ninth means for providing at least one fourth signal in response to a detection by said sixth means of multiple occurrences of errors in the first set of signals.
10. A method for reporting an occurrence, in a memory apparatus of a data processor system, of one or more errors in multiple digital first signals transmitted between a first means for storing said signals and a second means for storing said signals, which comprises the following steps:
storing the multiple first signals in the first means;
transmitting the multiple first signals from the first means to the second means;
in the course of said step of transmitting the first signals from the first means to the second means, testing for occurrences of one or more errors in the multiple first signals;
providing at least one digital second signal in response to a detection of an occurrence of one or more errors in the multiple first signals;
storing the multiple first signals and the at least one second signal in the second means;
transmitting the multiple first signals from the second means to the first means; and
testing for occurrences, occurring in the course of said second step of storing, of one or more errors in a first set of signals including the multiple first signals and the at least one second signal;
correcting single bit errors detected in the first set of signals; and
providing at least one third signal, in the course of said step of transmitting the multiple first signals from the second means to the first means, in response to the at least one digital second signal;
11. The method of claim 10 and further comprising the step of:
providing at least one fourth signal in response to a detection of occurrences of multiple errors in the first set of signals, the detected multiple errors occurring in the course of said second step of storing.
Description
BACKGROUND OF THE INVENTION

1. Field of the Invention

The invention relates generally to apparatus for controlling the storage of data in a data processor and more particularly, to apparatus for detecting and reporting errors in data stored in a data processor.

2. Description of the Related Art

A typical data processor includes a central processing unit (CPU) which executes instructions which either process data or cause the transfer of data among different functional units of the data processor. A main storage unit having a relatively large storage capacity ordinarily stores programs and data used by the programs. Data to be processed by the central processing unit ordinarily is transferred from the main storage unit to a cache memory before processing actually begins. The cache memory interfaces directly with the central processing unit. Usually, the cache has a relatively low storage capacity but operates at relatively high speed to provide the data to the central processing unit for use during execution of a corresponding program.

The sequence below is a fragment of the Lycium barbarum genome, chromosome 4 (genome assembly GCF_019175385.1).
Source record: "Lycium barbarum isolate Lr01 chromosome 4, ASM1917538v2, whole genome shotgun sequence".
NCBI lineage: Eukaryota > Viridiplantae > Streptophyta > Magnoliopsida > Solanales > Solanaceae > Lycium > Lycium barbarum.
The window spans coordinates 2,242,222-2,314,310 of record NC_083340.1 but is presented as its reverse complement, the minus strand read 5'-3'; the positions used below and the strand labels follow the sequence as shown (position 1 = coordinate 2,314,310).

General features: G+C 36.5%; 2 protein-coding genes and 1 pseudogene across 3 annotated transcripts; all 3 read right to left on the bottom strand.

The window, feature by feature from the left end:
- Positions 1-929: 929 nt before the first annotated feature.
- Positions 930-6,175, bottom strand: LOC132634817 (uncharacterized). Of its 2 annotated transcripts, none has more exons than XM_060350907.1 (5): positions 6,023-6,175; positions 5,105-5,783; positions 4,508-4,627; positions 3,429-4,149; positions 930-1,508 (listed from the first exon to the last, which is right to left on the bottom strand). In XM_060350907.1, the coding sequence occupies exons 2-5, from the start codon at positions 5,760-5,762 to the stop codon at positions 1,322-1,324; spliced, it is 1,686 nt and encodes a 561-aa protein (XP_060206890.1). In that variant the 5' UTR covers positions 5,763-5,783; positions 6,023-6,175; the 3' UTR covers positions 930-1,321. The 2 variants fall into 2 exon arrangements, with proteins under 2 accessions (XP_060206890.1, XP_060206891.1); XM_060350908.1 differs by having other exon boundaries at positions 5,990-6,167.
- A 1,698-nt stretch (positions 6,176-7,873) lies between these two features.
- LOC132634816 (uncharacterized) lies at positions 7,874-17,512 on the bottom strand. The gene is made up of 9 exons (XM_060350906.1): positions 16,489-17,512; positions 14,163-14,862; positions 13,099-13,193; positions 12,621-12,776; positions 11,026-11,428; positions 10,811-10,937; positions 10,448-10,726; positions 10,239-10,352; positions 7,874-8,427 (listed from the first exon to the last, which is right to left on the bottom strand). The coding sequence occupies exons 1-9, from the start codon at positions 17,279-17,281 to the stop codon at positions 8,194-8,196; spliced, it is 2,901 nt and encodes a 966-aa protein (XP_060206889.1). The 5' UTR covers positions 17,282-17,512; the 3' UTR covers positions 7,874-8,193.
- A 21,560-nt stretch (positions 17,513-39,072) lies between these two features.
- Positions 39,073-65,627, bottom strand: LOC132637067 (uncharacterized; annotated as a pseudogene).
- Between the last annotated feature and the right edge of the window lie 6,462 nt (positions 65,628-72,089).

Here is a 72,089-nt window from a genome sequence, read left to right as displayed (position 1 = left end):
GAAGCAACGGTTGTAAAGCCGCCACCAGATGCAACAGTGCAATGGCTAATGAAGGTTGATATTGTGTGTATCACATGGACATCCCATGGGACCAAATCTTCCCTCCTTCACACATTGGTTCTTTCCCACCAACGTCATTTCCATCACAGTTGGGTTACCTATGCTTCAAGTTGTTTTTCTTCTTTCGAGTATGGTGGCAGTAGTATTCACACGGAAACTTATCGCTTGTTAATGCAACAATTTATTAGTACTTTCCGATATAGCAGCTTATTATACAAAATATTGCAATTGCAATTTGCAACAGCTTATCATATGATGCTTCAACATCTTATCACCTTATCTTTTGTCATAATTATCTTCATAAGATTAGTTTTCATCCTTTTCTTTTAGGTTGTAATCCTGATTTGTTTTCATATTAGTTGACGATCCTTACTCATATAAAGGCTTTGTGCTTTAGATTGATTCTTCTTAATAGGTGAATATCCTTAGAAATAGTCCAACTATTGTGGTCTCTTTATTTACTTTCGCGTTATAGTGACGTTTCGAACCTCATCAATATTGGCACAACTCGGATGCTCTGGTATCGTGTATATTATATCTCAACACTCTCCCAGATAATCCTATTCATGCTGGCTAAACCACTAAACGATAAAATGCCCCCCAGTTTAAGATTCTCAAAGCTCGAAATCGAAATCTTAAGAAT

Frequently, a variety of processes share the use of the CPU. Moreover, often the CPU interrupts the execution of a program corresponding to a first active process in order to execute a program corresponding to a second process which takes precedence over the first active process. In order to execute the program corresponding to the second process, however, it ordinarily is necessary for the data corresponding to the second process to be moved into the cache. Consequently, often it is necessary to move out the data corresponding to the first process from the cache in order to make room for the data corresponding to the second process. Typically, the data corresponding to the first process is moved into the main storage unit for storage during execution by the CPU of the program corresponding to the second process.

Subsequently, after the CPU has executed the program corresponding to the second process, the data corresponding to the first process, once again can be moved into the cache. Moreover, a typical data processor ordinarily includes a data storage control system which controls the transfer of data between the cache and the main storage unit such that data associated with programs actively being executed by the central processing unit can be moved into the cache, and data associated with processes to be executed later by the CPU can be moved out of the cache and into the main storage unit.

One problem associated with the storage of data by a data processor in general, and associated with the transfer of data between the cache and the main storage unit in particular, stems from the occurrence of errors in the stored data. Errors are manifested, for example, as unwanted changes in the binary state of bits within a byte or line of data. Errors can occur in a variety of locations such as in the cache, in the main storage unit or in the course of transferring the data between the cache and the main storage unit. Since data errors detrimentally affect the performance of the data processor, the data storage control system ordinarily includes components directed to detecting and reporting such errors.